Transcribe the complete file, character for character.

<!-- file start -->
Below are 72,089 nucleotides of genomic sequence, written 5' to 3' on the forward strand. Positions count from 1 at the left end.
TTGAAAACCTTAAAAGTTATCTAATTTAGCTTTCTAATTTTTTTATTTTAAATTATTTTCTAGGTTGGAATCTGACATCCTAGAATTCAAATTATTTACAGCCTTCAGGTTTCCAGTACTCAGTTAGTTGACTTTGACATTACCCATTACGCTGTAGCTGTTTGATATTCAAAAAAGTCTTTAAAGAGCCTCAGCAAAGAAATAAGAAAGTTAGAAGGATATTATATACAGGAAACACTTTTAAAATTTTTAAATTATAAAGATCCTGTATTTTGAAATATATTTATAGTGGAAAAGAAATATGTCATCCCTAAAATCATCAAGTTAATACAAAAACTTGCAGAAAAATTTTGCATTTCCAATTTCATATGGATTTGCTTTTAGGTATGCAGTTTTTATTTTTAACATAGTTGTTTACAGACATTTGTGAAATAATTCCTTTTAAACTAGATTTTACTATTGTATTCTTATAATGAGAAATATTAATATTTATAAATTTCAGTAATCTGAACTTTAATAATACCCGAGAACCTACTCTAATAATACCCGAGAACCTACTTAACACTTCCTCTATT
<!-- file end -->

Below are 72,089 nucleotides of genomic sequence, written 5' to 3' on the forward strand. Positions count from 1 at the left end.
TTGAAAACCTTAAAAGTTATCTAATTTAGCTTTCTAATTTTTTTATTTTAAATTATTTTCTAGGTTGGAATCTGACATCCTAGAATTCAAATTATTTACAGCCTTCAGGTTTCCAGTACTCAGTTAGTTGACTTTGACATTACCCATTACGCTGTAGCTGTTTGATATTCAAAAAAGTCTTTAAAGAGCCTCAGCAAAGAAATAAGAAAGTTAGAAGGATATTATATACAGGAAACACTTTTAAAATTTTTAAATTATAAAGATCCTGTATTTTGAAATATATTTATAGTGGAAAAGAAATATGTCATCCCTAAAATCATCAAGTTAATACAAAAACTTGCAGAAAAATTTTGCATTTCCAATTTCATATGGATTTGCTTTTAGGTATGCAGTTTTTATTTTTAACATAGTTGTTTACAGACATTTGTGAAATAATTCCTTTTAAACTAGATTTTACTATTGTATTCTTATAATGAGAAATATTAATATTTATAAATTTCAGTAATCTGAACTTTAATAATACCCGAGAACCTACTCTAATAATACCCGAGAACCTACTTAACACTTCCTCTATT